To begin, we review three theoretical problem areas in
the field of research into phonological variation in children.
Next, we present the results of a cross-sectional study of
two groups of children, aged 6 to 7 years and 10 to 12 years,
relating to the deletion of post-consonantal word-final /R/ in
French (production and judgments of acceptability). In an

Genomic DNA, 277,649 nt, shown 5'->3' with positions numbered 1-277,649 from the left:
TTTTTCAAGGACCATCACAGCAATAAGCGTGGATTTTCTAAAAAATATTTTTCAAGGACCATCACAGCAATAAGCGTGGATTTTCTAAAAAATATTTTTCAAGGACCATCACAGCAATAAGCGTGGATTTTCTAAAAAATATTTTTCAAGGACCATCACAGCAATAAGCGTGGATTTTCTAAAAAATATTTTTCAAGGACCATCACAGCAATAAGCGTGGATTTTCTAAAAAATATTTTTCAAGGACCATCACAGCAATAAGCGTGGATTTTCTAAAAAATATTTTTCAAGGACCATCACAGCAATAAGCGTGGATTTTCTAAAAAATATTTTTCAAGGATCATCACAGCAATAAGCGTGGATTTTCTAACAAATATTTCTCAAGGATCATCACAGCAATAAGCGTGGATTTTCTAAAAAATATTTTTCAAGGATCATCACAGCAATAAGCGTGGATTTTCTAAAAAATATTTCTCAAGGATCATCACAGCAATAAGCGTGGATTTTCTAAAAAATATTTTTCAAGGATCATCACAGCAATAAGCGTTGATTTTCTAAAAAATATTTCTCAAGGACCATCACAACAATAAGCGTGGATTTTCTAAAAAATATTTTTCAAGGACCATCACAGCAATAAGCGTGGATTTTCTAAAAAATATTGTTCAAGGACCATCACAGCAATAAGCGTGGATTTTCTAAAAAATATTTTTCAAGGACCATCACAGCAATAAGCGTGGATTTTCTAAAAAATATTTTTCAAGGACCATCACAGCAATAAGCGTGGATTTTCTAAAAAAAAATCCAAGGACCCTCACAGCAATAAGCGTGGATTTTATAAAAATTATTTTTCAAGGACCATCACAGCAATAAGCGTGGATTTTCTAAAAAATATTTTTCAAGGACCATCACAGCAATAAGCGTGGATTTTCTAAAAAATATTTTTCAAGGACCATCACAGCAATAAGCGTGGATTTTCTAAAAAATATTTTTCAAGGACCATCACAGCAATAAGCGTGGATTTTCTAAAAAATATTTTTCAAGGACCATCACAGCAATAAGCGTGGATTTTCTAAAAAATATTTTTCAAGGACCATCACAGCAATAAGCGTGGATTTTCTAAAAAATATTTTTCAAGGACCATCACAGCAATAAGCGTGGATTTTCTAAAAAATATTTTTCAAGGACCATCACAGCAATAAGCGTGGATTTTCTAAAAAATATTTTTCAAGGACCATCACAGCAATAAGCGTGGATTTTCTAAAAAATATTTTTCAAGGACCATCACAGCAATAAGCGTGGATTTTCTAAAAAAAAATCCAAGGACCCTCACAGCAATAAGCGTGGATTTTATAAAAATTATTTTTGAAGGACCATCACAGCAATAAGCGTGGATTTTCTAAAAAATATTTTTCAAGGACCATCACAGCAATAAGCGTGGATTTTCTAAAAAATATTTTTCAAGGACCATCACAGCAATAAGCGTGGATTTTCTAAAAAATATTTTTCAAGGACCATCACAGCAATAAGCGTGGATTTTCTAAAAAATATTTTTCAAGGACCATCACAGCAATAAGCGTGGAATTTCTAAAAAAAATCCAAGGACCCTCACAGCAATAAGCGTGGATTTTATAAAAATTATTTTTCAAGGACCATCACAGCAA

experimental study, we then examine the mechanism involved in
the learning of words with a variable /R/. Finally, the
interpretation of the results within the framework of a
cognitive conception of variation leads us to four conclusions:
(i) children have a tendency to copy adult surface forms rather
than to encode a variable rule; (ii) orthography causes the late
encoding of certain variable /R/s; (iii) the establishment of
linguistic factors precedes that of social factors; and (iv)
age-related changes are not guided by the sociolinguistic value
that groups consciously attribute to the variables.